Wounded by a Grenade, This Marine Inspired 'His Beleaguered Platoon'

Jimmie E. Howard, USMC; Medal of Honor recipient for heroic actions during the Vietnam War (June 1966). (Photo: U.S. Marine Corps)
Jimmie E. Howard received the Medal of Honor for his heroic actions during the Vietnam War in June 1966. (U.S. Marine Corps photo)

In 1998, Navy Secretary John H. Dalton announced that one of three new Arleigh Burke-class guided missile destroyers would be named the USS Howard in honor of Jimmie E. Howard, a Marine gunnery sergeant who received a Congressional Medal of Honor for his June 16, 1966, "gallantry and intrepidity" in Vietnam.

Howard, who had won the Silver Star as a corporal during the Korean War, was a poster-boy Marine from Burlington, Iowa, and a perfect choice for this honor. He was also his commanding officer's perfect choice to lead the platoon of 18 men deposited on Hill 488 west of Chu Lai on June 13, 1966. The 1,500-foot hill was a perfect vantage point for the Marines. For the next couple of days, Howard called in fire missions on every group they sighted -- so many that his commanding officer, Capt. Timothy Geraghty, did not honor them all, fearing they would arouse enemy suspicion as to the platoon's position.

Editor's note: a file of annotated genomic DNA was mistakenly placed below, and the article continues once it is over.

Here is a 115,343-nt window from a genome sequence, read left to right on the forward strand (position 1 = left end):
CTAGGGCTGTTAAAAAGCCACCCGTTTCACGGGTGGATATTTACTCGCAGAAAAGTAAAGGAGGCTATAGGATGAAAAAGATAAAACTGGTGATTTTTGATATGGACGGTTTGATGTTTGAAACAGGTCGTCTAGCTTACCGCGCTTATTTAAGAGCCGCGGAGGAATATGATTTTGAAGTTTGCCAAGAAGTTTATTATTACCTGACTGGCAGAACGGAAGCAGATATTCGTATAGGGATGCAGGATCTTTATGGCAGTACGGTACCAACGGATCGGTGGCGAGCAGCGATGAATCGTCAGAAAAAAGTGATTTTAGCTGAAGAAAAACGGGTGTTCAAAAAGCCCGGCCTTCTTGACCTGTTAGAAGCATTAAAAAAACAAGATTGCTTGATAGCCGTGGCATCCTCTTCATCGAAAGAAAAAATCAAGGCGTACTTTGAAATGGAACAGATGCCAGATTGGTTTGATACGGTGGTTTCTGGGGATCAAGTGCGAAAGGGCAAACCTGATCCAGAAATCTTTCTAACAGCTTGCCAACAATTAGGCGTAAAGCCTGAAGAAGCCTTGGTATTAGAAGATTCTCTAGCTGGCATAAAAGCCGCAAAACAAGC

Geraghty wanted to withdraw the platoon entirely on June 14, but Howard wanted to stay and fight. On June 15, a full battalion of Viet Cong swarmed up Hill 488. At the instant he realized his men were surrounded, Howard pulled them into a tight perimeter. He personally directed each Marine's firing position, moving constantly from one to the other, encouraging and motivating his group of young, mostly untested Marines.

Howard's Medal of Honor citation tells the rest of the story: "When fragments of an exploding enemy grenade wounded him severely and prevented him from moving his legs, he distributed his ammunition to the remaining members of his platoon and proceeded to maintain radio communications and direct air strikes on the enemy with uncanny accuracy. At dawn, although five men were killed and all but one wounded, his beleaguered platoon was still in command of its position."

Howard's courage, valor, and heroism enabled 12 men of his platoon to survive. The unit killed 200 of the enemy during the 12-hour attack.

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